The study, conducted at Tommy's National Centre for Miscarriage Research at the University of Birmingham in the UK, is the largest of its kind, involving 4,153 pregnant women who were experiencing bleeding in those risky (and nerve-wracking) early weeks. The women were randomly split into two groups, with one group receiving 400 milligrams of progesterone via a vaginal suppository, and the other receiving a placebo of the same amount. Both groups were given the suppositories through their 16th week of pregnancy.

Of the group given progesterone, 75% went on to have a successful, full-term birth, compared to 72% for the placebo.

As the study notes, for most women, the administration of progesterone "did not result in a significantly higher incidence of live births than placebo." But for women who had experienced one or two previous miscarriages, the result was a 4% increase in the number of successful births. And for women who had experienced three or more recurrent miscarriages, the number jumped to a 15% increase.

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Dr. Arri Coomarasamy, Professor of Gynecology at the University of Birmingham and Director of Tommy's National Centre for Miscarriage Research, said the implications for that group are "huge." "Our finding that women who are at risk of a miscarriage because of current pregnancy bleeding and a history of a previous miscarriage could benefit from progesterone treatment has huge implications for practice," he said.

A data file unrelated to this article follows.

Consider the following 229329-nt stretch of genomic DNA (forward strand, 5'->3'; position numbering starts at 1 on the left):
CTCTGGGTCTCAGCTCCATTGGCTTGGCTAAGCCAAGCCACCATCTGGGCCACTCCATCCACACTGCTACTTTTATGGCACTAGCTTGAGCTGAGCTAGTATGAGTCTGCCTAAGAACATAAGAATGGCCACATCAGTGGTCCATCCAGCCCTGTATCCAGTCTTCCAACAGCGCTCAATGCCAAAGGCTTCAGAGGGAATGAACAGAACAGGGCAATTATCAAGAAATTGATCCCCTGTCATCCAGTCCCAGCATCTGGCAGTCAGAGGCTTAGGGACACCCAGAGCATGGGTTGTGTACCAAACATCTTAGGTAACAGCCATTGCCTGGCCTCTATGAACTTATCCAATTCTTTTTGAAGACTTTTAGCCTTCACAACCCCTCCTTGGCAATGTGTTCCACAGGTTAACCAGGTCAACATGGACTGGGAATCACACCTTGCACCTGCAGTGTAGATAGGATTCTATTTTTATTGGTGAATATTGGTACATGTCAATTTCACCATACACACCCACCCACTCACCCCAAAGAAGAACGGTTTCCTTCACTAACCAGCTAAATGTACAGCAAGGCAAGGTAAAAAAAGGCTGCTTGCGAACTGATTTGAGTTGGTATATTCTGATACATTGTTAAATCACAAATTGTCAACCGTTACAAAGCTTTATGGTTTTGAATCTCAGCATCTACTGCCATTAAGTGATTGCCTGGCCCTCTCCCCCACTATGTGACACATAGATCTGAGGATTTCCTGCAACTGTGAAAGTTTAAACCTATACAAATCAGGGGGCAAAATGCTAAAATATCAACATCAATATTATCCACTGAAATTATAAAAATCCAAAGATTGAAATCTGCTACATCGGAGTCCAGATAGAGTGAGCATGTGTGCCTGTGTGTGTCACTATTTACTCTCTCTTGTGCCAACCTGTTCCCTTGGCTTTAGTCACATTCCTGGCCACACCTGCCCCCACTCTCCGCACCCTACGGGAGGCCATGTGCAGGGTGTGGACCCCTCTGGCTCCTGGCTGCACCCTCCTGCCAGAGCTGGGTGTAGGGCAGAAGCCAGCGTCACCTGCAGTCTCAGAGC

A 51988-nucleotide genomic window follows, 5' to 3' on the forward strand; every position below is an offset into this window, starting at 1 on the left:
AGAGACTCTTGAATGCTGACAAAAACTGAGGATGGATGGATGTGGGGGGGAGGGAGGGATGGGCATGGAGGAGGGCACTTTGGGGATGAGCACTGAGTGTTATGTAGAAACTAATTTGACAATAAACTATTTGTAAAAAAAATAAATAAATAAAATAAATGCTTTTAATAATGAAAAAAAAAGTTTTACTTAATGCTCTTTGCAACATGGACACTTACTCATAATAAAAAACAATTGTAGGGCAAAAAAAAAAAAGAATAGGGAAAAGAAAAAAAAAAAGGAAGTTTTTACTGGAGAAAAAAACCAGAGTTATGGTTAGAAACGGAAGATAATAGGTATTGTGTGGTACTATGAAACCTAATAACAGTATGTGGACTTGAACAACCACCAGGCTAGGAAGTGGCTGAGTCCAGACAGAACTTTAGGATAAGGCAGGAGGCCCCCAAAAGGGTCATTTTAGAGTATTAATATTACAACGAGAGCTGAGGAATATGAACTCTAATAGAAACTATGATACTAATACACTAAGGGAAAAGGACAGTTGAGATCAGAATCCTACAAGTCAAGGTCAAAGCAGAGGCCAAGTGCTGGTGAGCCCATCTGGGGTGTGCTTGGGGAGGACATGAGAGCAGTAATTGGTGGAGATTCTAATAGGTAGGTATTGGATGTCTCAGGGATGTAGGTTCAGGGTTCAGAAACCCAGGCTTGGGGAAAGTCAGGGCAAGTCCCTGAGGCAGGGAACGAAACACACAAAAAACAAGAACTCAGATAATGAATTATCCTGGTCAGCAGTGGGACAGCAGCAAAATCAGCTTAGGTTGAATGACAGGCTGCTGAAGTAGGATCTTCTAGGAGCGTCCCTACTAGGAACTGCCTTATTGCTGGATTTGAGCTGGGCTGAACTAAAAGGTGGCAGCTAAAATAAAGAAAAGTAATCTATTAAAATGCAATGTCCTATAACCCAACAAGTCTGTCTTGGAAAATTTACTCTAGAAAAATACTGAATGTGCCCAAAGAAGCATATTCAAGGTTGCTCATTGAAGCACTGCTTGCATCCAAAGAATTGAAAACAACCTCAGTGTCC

It's estimated that 1 in 5 pregnancies ends in miscarriage. And while even a spot of blood no doubt increases the fear in every expectant mother's mind, bleeding is actually a very common occurrence during pregnancy, Coomarasamy said. Still, first trimester bleeding is particularly risky, with a third of women who experience it going on to miscarry.

So for women who have been through it multiple times, Coomarasamy's findings are an important avenue to explore. "This treatment could save thousands of babies who may have otherwise been lost to a miscarriage," he added.